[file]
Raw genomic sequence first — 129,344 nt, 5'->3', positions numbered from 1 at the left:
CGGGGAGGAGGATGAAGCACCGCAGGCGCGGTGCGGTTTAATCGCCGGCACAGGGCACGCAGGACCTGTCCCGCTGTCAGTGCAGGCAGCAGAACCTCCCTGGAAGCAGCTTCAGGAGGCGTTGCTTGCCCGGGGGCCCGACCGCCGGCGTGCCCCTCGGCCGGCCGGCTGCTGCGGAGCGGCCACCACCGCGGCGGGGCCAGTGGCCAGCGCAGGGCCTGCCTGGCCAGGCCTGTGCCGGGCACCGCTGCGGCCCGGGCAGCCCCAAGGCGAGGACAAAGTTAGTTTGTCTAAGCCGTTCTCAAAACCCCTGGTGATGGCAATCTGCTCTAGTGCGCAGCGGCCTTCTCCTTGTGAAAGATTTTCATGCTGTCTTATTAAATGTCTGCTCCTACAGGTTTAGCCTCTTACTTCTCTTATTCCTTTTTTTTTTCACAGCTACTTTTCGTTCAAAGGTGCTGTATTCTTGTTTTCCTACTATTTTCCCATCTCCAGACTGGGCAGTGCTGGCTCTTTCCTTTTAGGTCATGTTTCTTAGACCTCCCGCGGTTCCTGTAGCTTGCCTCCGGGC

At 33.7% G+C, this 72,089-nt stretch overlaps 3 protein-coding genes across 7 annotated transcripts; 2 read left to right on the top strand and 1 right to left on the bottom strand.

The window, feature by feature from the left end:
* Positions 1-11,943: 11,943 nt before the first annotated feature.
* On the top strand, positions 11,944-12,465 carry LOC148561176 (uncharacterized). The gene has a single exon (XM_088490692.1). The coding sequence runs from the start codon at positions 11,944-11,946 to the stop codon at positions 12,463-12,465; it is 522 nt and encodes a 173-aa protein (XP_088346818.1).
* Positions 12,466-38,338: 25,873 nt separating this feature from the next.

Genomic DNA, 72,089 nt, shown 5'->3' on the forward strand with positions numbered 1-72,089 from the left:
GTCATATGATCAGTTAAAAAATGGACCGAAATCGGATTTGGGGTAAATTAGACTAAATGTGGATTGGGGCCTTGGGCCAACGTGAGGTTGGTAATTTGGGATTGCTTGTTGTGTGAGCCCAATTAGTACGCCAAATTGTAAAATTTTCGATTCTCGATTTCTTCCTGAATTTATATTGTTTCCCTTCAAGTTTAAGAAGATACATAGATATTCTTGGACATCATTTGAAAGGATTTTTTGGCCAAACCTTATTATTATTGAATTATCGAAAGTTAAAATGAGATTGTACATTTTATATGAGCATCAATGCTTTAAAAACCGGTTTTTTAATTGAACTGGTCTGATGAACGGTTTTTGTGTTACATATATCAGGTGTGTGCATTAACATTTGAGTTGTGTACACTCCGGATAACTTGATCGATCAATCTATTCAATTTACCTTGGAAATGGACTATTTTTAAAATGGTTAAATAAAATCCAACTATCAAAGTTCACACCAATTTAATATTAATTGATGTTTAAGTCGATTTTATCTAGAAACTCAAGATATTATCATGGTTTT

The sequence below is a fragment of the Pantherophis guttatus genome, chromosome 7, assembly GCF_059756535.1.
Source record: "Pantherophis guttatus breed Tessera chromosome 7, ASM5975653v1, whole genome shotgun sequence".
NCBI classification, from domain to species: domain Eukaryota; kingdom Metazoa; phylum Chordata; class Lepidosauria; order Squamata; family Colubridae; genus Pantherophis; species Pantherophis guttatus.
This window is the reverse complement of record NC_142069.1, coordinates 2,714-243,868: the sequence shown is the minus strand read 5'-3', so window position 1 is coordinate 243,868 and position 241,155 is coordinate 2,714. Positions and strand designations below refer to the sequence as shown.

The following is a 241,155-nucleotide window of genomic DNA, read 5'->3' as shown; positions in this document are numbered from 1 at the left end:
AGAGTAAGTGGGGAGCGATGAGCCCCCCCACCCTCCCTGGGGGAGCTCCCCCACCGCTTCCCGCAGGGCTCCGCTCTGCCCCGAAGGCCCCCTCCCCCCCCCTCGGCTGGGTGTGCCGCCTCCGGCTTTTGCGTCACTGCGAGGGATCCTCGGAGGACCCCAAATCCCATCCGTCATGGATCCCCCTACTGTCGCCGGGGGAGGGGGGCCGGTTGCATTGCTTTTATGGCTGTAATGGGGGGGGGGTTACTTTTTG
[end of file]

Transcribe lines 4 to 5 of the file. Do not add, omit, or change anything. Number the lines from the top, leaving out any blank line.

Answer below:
The window, feature by feature from the left end:
* Positions 1-11,943: 11,943 nt before the first annotated feature.